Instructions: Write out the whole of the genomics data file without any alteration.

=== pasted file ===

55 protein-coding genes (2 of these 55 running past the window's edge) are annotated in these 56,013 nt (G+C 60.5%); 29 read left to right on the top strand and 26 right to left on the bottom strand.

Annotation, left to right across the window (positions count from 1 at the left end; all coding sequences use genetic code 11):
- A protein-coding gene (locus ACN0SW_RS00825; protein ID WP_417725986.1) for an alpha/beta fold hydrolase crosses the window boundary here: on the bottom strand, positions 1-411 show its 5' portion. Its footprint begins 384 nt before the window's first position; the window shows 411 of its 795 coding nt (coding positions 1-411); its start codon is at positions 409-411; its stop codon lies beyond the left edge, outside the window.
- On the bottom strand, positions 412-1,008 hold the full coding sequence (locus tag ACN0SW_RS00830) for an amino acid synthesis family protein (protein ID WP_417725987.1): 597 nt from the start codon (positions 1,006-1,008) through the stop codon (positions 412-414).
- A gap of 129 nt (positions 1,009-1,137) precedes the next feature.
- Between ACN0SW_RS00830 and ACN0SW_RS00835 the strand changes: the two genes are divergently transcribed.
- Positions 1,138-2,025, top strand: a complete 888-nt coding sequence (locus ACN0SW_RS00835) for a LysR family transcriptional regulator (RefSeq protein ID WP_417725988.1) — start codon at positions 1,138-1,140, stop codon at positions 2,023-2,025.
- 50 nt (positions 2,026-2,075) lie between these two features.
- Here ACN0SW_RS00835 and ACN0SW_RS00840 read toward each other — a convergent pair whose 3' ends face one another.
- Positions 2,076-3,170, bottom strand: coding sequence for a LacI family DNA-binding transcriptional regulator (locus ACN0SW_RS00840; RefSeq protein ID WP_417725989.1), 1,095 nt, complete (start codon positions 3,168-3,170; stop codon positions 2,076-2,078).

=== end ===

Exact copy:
55 protein-coding genes (2 of these 55 running past the window's edge) are annotated in these 56,013 nt (G+C 60.5%); 29 read left to right on the top strand and 26 right to left on the bottom strand.

Annotation, left to right across the window (positions count from 1 at the left end; all coding sequences use genetic code 11):
- A protein-coding gene (locus ACN0SW_RS00825; protein ID WP_417725986.1) for an alpha/beta fold hydrolase crosses the window boundary here: on the bottom strand, positions 1-411 show its 5' portion. Its footprint begins 384 nt before the window's first position; the window shows 411 of its 795 coding nt (coding positions 1-411); its start codon is at positions 409-411; its stop codon lies beyond the left edge, outside the window.
- On the bottom strand, positions 412-1,008 hold the full coding sequence (locus tag ACN0SW_RS00830) for an amino acid synthesis family protein (protein ID WP_417725987.1): 597 nt from the start codon (positions 1,006-1,008) through the stop codon (positions 412-414).
- A gap of 129 nt (positions 1,009-1,137) precedes the next feature.
- Between ACN0SW_RS00830 and ACN0SW_RS00835 the strand changes: the two genes are divergently transcribed.
- Positions 1,138-2,025, top strand: a complete 888-nt coding sequence (locus ACN0SW_RS00835) for a LysR family transcriptional regulator (RefSeq protein ID WP_417725988.1) — start codon at positions 1,138-1,140, stop codon at positions 2,023-2,025.
- 50 nt (positions 2,026-2,075) lie between these two features.
- Here ACN0SW_RS00835 and ACN0SW_RS00840 read toward each other — a convergent pair whose 3' ends face one another.
- Positions 2,076-3,170, bottom strand: coding sequence for a LacI family DNA-binding transcriptional regulator (locus ACN0SW_RS00840; RefSeq protein ID WP_417725989.1), 1,095 nt, complete (start codon positions 3,168-3,170; stop codon positions 2,076-2,078).